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Surveying & Mapping


Types of Surveying

There is a great deal of confusion and overlap in the different types of surveying, however in general terms, the following describe each and what use they serve.

Land Survey Plat

Also referred to as a boundary survey, a Land Survey Plat locates and verifies all property corners and boundaries, shows the location of all improvements in relation to the property lines, includes an area of the overall property and shows any existing location of all improvements in relation to the property lines, includes an area of the overall property and shows any existing encroachments. Any error between the found monumentation and the platted location of monuments is also noted. All easements as platted or of record are shown in detail as well. Title work supplied by the client is helpful for an accurate representation of all easements relating to the property, however it is not required for this particular type of survey. Along with the location and description of all existing monuments, any missing property corners are also re-set as part of this process. Once complete, this survey is also recorded at the appropriate county within a year from the completion date.


This type of surveying relates to mapping rivers, oceans and waterways in general. Hydrography plays an important role in preparation of navigational information for shipping as well as exploration of marine resources.


A topographic survey is usually required for planning and zoning purposes, site layout, construction or engineering and architectural design. Often requested by Engineers or Architects for construction/design purposes, a Topo uses contour lines which show the shape of the land. Elevations are assigned to each contour line displaying the three-dimensional features of the property on a two-dimensional drawing. Existing improvements are also shown on a topo if necessary. Due to the nature of this particular survey, it can provide a CAD .dwg file for you or your architects’ use at your request. The boundary is not certified in a topographic drawing.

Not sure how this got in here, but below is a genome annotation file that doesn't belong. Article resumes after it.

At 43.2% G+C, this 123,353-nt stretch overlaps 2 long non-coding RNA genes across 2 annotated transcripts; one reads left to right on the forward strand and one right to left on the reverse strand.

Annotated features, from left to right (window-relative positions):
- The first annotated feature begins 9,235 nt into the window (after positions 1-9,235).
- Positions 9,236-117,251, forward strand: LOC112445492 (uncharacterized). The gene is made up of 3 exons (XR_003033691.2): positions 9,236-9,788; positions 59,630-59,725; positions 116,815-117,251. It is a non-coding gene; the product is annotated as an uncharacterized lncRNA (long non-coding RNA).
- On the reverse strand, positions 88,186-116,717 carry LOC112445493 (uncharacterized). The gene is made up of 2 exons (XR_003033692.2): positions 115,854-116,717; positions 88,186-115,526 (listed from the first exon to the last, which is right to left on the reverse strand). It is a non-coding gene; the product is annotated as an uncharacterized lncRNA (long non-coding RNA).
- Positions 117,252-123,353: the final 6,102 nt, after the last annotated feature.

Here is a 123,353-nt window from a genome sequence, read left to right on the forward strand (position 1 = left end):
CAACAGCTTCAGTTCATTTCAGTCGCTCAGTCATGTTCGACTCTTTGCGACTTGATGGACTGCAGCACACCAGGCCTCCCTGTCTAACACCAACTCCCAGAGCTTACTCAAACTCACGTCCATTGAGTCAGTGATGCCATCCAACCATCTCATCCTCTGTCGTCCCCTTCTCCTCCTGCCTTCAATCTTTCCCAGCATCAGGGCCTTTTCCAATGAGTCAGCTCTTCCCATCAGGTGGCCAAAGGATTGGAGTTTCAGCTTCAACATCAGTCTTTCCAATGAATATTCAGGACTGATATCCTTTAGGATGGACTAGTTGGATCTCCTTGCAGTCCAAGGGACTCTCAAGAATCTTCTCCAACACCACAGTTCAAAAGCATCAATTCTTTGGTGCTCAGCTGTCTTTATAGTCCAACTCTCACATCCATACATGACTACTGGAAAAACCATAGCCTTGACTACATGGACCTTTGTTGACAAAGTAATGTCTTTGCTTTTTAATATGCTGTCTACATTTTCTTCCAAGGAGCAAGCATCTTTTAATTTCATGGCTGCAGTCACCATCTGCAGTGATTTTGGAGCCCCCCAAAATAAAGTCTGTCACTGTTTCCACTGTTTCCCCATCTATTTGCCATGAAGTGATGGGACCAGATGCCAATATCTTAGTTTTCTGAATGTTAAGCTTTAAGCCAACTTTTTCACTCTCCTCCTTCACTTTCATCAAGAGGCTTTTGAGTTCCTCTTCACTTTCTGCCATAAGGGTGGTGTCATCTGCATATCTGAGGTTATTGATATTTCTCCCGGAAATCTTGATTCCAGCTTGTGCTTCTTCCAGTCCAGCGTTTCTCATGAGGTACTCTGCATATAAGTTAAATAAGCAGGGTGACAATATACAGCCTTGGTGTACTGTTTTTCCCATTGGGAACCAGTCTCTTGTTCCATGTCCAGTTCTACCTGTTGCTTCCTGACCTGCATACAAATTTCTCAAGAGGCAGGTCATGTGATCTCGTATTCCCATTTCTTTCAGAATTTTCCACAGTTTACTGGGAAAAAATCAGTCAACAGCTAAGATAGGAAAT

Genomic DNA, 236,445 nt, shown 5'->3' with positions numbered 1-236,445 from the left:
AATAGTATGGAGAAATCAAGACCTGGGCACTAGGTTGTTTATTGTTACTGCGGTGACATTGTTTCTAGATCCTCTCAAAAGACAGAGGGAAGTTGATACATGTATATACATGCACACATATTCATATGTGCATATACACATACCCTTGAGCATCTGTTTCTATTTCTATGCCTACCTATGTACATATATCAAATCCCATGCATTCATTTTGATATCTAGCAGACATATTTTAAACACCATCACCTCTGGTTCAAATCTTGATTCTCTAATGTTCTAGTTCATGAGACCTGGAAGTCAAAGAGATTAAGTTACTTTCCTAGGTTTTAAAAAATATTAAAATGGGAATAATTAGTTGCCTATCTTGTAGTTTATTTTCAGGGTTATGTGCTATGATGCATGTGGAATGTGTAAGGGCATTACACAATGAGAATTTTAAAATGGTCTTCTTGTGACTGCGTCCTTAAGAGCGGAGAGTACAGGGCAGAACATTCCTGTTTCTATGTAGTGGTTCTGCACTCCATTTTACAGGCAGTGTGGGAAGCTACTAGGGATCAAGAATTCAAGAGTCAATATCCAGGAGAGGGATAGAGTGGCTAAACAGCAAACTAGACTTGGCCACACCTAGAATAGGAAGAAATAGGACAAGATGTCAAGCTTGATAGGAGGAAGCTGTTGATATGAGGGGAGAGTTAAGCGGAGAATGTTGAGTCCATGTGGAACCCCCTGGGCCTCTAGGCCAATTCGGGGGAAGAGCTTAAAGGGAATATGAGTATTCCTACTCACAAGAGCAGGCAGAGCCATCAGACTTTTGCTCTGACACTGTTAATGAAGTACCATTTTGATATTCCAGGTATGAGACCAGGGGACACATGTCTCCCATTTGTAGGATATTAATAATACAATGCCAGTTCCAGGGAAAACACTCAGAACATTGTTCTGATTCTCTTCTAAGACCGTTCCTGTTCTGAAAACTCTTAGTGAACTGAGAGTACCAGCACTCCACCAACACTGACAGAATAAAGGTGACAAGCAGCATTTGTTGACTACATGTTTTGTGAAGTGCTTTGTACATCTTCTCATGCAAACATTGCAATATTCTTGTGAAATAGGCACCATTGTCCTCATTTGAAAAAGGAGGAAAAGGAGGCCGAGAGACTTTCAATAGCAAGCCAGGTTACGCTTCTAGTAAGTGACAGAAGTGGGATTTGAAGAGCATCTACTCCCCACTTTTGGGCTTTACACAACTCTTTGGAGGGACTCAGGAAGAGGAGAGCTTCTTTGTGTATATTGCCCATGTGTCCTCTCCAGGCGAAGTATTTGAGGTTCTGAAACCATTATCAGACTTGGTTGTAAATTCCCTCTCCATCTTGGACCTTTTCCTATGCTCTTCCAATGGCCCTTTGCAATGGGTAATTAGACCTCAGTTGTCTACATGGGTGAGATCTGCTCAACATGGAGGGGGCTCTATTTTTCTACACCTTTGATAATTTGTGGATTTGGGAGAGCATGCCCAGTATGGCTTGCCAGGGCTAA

Site Plan

A site plan is usually only used for proposed construction of a structure or other improvement. The city or county sometimes requires this for purposes of applying for a building permit. A site plan does not show easements or most existing improvements unless directly related to the new construction. The proposed location of the structure/improvement is shown in relation to either property lines or existing improvements and topography is usually shown in the related area as well.


Similar to a Land Survey Plat, an ALTA survey is strictly geared towards companies purchasing commercial property. Standards created by the American Land Title Association and the American Congress of Surveying and Mapping are used to create this type of survey. The location of all improvements in relation to property lines as well as any easements and setback requirements are shown on this survey as well as any encroachments that exist.

AS-Built/Plot Plan

Similar to the Site Plan, an as-built drawing shows all improvements on a property in their constructed locations. Used to verify the location of newly constructed improvements/structures only, this is not an official survey and no property corners are flagged or set.

Control Survey

Precise location of horizontal and vertical positions of points for use in boundary determination, mapping from aerial photographs, construction staking and other related purposes.


Engineering surveys are involved in the setting out of construction projects that can be of enormous scale such as high rise buildings, roads, bridges, transmission lines etc. They can also be involved in the subsequent monitoring of the completed structure to ensure safety is maintained.


The making of Maps (cartography) has become as high-tech as any other industry with the images taken by aircraft and satellites. The Cartographer then uses these images combined with other information abut the area to construct the maps.

GPS Satellite Surveying & Satellite Imagery

Surveyors use Global Positioning Systems (GPS) in all kinds of surveying. Satellite imagery is also being used to monitor movements on the earth’s surface – earth quake zones, potential mud slides or even troops on the move in a war zone.


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